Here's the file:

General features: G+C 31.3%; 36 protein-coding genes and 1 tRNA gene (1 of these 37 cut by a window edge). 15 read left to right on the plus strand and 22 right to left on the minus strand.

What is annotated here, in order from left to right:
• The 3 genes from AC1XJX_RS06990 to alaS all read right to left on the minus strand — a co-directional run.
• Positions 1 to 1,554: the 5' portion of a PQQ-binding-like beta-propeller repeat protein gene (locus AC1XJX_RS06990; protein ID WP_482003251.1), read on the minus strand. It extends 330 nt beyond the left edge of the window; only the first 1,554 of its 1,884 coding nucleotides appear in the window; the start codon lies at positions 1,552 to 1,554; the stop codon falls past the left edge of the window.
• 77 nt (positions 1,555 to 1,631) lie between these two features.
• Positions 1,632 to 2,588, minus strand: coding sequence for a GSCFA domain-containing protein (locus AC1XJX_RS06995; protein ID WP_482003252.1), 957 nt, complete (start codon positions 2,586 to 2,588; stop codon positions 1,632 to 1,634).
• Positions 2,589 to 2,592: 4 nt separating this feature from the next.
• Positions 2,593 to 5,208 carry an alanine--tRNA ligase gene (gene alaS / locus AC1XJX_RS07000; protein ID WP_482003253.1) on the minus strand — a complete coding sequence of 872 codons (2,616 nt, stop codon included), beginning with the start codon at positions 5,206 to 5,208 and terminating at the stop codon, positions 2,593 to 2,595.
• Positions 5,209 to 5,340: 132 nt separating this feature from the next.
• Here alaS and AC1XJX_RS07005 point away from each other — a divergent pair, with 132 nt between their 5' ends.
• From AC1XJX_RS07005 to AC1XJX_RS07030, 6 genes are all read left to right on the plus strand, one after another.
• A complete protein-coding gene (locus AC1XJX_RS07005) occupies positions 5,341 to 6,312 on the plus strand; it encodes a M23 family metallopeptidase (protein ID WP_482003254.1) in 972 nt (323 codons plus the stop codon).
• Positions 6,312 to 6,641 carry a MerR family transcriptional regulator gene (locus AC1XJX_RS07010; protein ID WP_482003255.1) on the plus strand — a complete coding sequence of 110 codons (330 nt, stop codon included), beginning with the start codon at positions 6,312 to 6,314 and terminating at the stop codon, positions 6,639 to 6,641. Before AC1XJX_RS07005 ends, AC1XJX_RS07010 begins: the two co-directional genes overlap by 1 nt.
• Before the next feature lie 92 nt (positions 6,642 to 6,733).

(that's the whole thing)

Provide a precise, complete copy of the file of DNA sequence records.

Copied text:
General features: G+C 31.3%; 36 protein-coding genes and 1 tRNA gene (1 of these 37 cut by a window edge). 15 read left to right on the plus strand and 22 right to left on the minus strand.

What is annotated here, in order from left to right:
• The 3 genes from AC1XJX_RS06990 to alaS all read right to left on the minus strand — a co-directional run.
• Positions 1 to 1,554: the 5' portion of a PQQ-binding-like beta-propeller repeat protein gene (locus AC1XJX_RS06990; protein ID WP_482003251.1), read on the minus strand. It extends 330 nt beyond the left edge of the window; only the first 1,554 of its 1,884 coding nucleotides appear in the window; the start codon lies at positions 1,552 to 1,554; the stop codon falls past the left edge of the window.
• 77 nt (positions 1,555 to 1,631) lie between these two features.
• Positions 1,632 to 2,588, minus strand: coding sequence for a GSCFA domain-containing protein (locus AC1XJX_RS06995; protein ID WP_482003252.1), 957 nt, complete (start codon positions 2,586 to 2,588; stop codon positions 1,632 to 1,634).
• Positions 2,589 to 2,592: 4 nt separating this feature from the next.
• Positions 2,593 to 5,208 carry an alanine--tRNA ligase gene (gene alaS / locus AC1XJX_RS07000; protein ID WP_482003253.1) on the minus strand — a complete coding sequence of 872 codons (2,616 nt, stop codon included), beginning with the start codon at positions 5,206 to 5,208 and terminating at the stop codon, positions 2,593 to 2,595.
• Positions 5,209 to 5,340: 132 nt separating this feature from the next.
• Here alaS and AC1XJX_RS07005 point away from each other — a divergent pair, with 132 nt between their 5' ends.
• From AC1XJX_RS07005 to AC1XJX_RS07030, 6 genes are all read left to right on the plus strand, one after another.
• A complete protein-coding gene (locus AC1XJX_RS07005) occupies positions 5,341 to 6,312 on the plus strand; it encodes a M23 family metallopeptidase (protein ID WP_482003254.1) in 972 nt (323 codons plus the stop codon).
• Positions 6,312 to 6,641 carry a MerR family transcriptional regulator gene (locus AC1XJX_RS07010; protein ID WP_482003255.1) on the plus strand — a complete coding sequence of 110 codons (330 nt, stop codon included), beginning with the start codon at positions 6,312 to 6,314 and terminating at the stop codon, positions 6,639 to 6,641. Before AC1XJX_RS07005 ends, AC1XJX_RS07010 begins: the two co-directional genes overlap by 1 nt.
• Before the next feature lie 92 nt (positions 6,642 to 6,733).